Emotionally Well-Intentioned Evan Hansen a Risibly Heinous Misfire
I have zero wish to spend much time on Dear Evan Hansen. This adaptation of the Tony-winning Broadway musical wasn’t for me. I couldn’t get past the core plot device or the film’s callous, almost heartless disdain for the teenage suicide that puts all the subsequent craziness into motion. This choice left a bad taste in my mouth, and because of that enjoying this one became something of a monumental impossibility.
This does not mean I’m ready to dismiss the production entirely. It does have its plusses. As bewildering as their placement in the narrative sometimes is, the songs by La La Land Oscar-winners Benj Pasek and Justin Paul aren’t without merit, and a couple of them are undeniably effective at generating a heartfelt emotional response. Additionally, both scene-stealing youngster Kaitlyn Dever and veteran superstar talent Julianne Moore give authentically lived-in performances bordering on extraordinary, both women deserving of a hearty round of applause even if the material, to my mind, is unworthy of their superlative efforts.
It’s all for naught. Not because the film devolves into a schlocky or saccharine mess; Stephen Chbosky (The Perks of Being a Wallflower) is a far-too-talented filmmaker for that, no matter how melodramatically unsubtle the material. But I found myself unable to accept the lie events are built upon. Teenagers say and do a lot of stupid things—lord knows if my past were put under a microscope my embarrassment would be profound—but what Evan Hansen (Ben Platt) does to the Murphy family is a risibly heinous bridge too far.
And what is that? Evan Hansen, a socially awkward and deeply depressed high school senior, initially through no fault of his own, ends up faking a friendship with recently deceased classmate Connor Murphy (Colton Ryan) after a bizarre misunderstanding leads the boy’s mother Cynthia (Amy Adams) to believe they were bosom buddies. Evan conceals this ruse from his own mom Heidi (Moore) even as the lie plants roots that make him one of the most popular kids in school, as well as a social media sensation.
As engineered by writer Steven Levenson, the way this subterfuge begins happens innocently enough: unhappy Conner stole a letter Evan had written to himself as an assignment from his therapist, and Conner’s parents assume it is their son’s suicide note. As the family is in so much obvious pain, I can somewhat understand the reasons Evan wouldn’t initially tell them the truth. It’s what happens next that’s the problem.
I never felt like the film cared about Conner. He was a plot device, a depressed symbol for all the issues of teenage alienation, parental neglect, and mental illness the filmmakers wanted to explore. There is never any actual sympathy for him, just for what he did and how it makes everyone else in this story feel. Conner is a faceless mannequin, even at the end when lessons are supposedly learned and life continues on, and I found that inexcusable.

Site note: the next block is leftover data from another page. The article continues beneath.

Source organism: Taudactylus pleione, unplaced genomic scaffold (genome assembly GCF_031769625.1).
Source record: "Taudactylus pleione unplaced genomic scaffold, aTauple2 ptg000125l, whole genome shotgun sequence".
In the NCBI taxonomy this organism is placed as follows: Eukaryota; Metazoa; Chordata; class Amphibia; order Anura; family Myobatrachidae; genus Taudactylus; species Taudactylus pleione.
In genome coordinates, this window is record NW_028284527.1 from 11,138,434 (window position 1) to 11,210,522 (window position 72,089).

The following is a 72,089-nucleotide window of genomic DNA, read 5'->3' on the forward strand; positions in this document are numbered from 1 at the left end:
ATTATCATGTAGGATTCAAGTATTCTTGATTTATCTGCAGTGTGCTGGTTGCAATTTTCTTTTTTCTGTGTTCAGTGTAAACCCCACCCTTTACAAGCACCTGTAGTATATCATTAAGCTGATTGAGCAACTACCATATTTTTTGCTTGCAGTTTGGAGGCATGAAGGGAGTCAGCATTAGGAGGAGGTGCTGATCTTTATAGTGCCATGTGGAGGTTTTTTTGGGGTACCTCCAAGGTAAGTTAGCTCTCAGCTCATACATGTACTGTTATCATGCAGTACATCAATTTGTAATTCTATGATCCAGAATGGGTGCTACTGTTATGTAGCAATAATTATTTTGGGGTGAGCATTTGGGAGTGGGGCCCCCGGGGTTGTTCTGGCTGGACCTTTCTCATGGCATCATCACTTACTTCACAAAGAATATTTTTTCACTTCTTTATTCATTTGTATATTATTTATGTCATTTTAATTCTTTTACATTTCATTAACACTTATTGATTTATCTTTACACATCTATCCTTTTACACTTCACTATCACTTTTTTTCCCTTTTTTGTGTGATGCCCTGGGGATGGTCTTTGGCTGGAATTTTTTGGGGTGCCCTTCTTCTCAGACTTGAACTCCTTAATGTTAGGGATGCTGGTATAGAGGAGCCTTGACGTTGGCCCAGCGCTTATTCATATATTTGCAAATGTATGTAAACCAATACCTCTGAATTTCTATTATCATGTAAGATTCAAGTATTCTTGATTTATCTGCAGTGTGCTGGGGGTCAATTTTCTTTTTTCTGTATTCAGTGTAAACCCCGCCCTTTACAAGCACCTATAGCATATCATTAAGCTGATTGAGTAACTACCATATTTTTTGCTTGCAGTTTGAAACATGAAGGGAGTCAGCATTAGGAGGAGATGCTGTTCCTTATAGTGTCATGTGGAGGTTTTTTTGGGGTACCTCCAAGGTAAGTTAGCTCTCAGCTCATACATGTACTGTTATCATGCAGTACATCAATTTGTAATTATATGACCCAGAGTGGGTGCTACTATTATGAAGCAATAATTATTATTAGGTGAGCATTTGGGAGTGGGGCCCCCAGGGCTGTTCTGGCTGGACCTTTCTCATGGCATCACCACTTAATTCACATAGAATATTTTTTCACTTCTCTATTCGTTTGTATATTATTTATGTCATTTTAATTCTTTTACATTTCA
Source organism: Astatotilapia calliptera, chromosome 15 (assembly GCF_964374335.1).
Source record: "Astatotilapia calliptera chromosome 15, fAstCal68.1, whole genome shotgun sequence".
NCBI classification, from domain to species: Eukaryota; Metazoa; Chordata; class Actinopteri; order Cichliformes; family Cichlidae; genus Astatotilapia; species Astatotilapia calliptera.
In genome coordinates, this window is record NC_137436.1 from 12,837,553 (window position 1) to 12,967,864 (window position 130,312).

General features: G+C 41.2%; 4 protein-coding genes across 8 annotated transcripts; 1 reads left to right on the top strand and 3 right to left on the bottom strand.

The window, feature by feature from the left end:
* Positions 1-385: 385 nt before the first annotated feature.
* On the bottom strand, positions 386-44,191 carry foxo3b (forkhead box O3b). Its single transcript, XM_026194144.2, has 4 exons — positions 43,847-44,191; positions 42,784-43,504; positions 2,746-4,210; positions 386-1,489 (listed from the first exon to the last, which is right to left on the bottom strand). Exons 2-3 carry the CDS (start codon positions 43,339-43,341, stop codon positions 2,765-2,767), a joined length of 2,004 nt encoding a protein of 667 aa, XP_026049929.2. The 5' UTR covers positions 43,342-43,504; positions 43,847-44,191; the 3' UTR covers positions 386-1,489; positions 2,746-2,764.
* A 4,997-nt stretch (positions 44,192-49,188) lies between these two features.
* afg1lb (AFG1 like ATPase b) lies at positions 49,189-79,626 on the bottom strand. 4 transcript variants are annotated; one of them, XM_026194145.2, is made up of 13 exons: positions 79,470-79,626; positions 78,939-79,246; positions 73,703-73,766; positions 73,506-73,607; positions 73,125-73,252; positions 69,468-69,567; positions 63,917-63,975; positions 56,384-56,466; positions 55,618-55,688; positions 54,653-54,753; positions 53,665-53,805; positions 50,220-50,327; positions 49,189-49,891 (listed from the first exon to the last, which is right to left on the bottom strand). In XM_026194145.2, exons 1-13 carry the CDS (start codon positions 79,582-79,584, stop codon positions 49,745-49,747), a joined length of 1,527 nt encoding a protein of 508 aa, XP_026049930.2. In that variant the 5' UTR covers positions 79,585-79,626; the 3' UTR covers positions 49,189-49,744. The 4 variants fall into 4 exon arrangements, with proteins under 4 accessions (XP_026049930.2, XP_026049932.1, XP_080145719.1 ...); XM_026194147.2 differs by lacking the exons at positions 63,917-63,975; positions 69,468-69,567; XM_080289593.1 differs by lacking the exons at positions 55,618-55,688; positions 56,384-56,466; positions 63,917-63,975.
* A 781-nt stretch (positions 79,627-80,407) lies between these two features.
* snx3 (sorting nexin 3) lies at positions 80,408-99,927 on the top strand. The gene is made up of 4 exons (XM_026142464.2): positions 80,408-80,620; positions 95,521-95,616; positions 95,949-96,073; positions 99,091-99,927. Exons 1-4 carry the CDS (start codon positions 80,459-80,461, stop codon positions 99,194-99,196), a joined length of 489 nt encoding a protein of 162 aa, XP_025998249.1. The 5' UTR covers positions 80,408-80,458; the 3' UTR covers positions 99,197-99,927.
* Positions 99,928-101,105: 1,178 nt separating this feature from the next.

Then there is what Evan does once his lie blossoms into something beyond his control. His romancing of Conner’s sister Zoe (Dever). The way he manipulates senior class president Alana Beck (Amandla Stenberg) even when she’s not-so-subtly attempting to stage-manage him. How he insinuates himself into the Murphy family as an almost adoptive son. It all borders on sociopathic.
Yet everything is designed to make Evan wholly sympathetic, almost free from being judged in any way whatsoever for his actions. He gets the viral moment. He gets forgiven. He gets to profit from his celebrity. He even gets far too close to the girl of his dreams, making for one of the more insidiously discomfiting romances this side of a low-budget 1970s exploitation horror movie. I found it all grotesque, and no matter how sincere the performances or how confidently assured the direction, the unrepentant ugliness of it all did me in.
Can’t say it helps that I didn’t find Platt to be very good as Evan. Not because he’s too old for the part — his age never bothered me — but because his stagey theatricality didn’t mesh with the more grounded and realistically genuine performances delivered by his costars. It’s as if he were still playing the role on Broadway, while Moore, Devers, Stenberg and the rest of the cast understand they’re in a major motion picture. There’s a difference, and Platt does not seem to recognize that.
But mostly my distaste for Dear Evan Hansen boils down to my helplessness as it pertained to its central conceit. There’s plenty Levenson wants to say, and I think it’s clear Chbosky is equally passionate about making sure the writer’s words are heard. It’s the way they go about stating them that I found to be so disagreeably problematic, and no matter how catchy the tune or how hummable the music, this is one song I steadfastly refuse to sing along with.